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How to Purchase Real Estate in Probate

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As you consider purchasing real estate, whether for your primary residence or as an investment, there may be opportunities available to you in the form of real estate in probate.

There are certain, specific procedures that must be followed when it comes to buying real estate in probate.

However, in many instances, people interested in saving money in a real estate purchase can accomplish that goal through the probate process.

 

Things You’ll Need

  • Contract for sale of real estate. Order issued by probate court approving real estate sale.

 

How to Purchase Real Estate in Probate

How to Purchase Real Estate in Probate

1. Identify probate cases that include real estate

There are a number of resources available through which you can make this determination. You can contact the clerk of the county, district or probate court to determine which probate cases involve real estate.

Legal notices in local newspapers are also helpful in identifying these types of cases. Finally, there are online services that provide information about real estate that is potentially available in a probate case. Real estate brokers can also assist.

 

2. Determine whether the court in a particular probate proceeding has approved permitting the sale of real estate that is part of a case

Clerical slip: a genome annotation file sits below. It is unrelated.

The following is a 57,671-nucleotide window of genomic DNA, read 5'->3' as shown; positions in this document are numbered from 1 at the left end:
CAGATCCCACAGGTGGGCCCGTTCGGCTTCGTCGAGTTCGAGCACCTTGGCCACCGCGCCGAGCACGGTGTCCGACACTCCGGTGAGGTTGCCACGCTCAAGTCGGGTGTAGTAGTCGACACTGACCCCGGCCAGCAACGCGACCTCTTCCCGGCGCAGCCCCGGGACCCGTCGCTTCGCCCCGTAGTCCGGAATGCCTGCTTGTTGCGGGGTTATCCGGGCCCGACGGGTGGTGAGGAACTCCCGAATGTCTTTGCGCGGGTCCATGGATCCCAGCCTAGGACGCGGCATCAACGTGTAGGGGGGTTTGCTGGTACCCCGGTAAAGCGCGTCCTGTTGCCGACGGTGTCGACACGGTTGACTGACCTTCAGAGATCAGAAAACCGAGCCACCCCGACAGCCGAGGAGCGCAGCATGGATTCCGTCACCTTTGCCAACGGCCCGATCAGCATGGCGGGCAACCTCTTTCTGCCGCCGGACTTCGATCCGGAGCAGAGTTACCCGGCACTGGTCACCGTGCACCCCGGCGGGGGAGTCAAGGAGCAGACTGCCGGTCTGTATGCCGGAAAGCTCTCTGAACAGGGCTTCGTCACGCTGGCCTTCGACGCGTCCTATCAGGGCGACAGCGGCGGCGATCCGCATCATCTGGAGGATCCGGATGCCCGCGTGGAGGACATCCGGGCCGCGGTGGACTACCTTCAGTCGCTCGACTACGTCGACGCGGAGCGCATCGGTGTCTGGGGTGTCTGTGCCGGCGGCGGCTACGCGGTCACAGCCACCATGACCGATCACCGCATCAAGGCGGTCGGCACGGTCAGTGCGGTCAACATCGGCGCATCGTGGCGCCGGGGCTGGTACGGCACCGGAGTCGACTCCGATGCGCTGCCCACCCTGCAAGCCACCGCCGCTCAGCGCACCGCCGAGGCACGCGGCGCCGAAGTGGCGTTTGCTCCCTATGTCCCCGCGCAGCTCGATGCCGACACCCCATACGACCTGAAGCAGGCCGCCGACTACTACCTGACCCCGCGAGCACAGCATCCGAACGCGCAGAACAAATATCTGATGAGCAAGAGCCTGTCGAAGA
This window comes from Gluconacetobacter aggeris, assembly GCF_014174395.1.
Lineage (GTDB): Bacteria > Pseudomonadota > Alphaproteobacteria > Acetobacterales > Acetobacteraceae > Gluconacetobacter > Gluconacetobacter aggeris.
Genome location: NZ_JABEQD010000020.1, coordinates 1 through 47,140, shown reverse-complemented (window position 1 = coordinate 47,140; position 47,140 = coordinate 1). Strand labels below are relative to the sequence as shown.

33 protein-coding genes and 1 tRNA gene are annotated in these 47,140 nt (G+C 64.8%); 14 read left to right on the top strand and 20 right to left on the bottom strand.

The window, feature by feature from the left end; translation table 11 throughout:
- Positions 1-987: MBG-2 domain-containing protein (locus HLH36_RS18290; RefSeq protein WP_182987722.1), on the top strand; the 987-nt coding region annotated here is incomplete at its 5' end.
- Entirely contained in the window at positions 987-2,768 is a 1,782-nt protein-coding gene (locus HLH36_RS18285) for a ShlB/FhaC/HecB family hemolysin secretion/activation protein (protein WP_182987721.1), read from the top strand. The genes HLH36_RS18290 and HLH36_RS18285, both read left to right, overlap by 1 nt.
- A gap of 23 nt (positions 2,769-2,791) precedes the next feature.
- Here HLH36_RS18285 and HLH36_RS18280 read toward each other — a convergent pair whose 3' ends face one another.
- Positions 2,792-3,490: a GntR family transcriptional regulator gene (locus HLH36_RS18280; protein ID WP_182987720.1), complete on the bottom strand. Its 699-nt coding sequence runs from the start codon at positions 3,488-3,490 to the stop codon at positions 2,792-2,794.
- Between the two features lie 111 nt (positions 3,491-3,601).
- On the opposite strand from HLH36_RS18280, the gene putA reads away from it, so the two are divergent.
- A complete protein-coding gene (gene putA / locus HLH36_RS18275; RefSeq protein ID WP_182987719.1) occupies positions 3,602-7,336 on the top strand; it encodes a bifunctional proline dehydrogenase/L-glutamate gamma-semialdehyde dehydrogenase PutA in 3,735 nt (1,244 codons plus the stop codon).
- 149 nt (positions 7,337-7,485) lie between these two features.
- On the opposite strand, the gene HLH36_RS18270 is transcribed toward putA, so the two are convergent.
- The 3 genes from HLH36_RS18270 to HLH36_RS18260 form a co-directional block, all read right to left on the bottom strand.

Legally, an estate, trust or conservatorship cannot take steps to sell real estate without advance permission of the court. This information can be obtained through case records maintained in the office of the court clerk.

 

3. Identify the individual associated with the probate case who has authority to negotiate the sale of real estate

Typically, in probate cases, there will be an attorney representing the estate, trust or conservatorships. You can find out the name of the attorney through the clerk of the court.

 

4. Undertake all necessary inspections

The fact the you desire to purchase real estate through a probate proceeding does not relieve you of the task to obtain an independent appraisal of the property and the full array of inspections. These include electrical, plumbing and structural inspections.

 

5. Negotiate a sales contract for the real estate

Odds are that you will be able to offer an amount at least somewhat lower for real estate in probate than if the real estate were being offered on the open market. In most probate cases, there is urgency to sell real estate.

 

6. Execute the contract for sale

You need to keep in mind that once a contract for sale is completed, the probate court needs to approve the proposed sale and the contract itself. Therefore, you need to ensure there is plenty of time between the signing and the closing of the real estate sales agreement to allow for court approval.

 

7. File an appropriate petition or motion with the court to obtain approval of the sale

In most probate cases, an attorney will be representing the estate, trust or conservatorship. The attorney will be the individual who will prepare and file the documents necessary to obtain court approval of the sale.

 

8. Obtain the probate court order approving the sale of the real estate

At this juncture, assuming all other requirements under the contract for sale have been met, the closing can be held and the sale concluded.

 

What Is Probate Law

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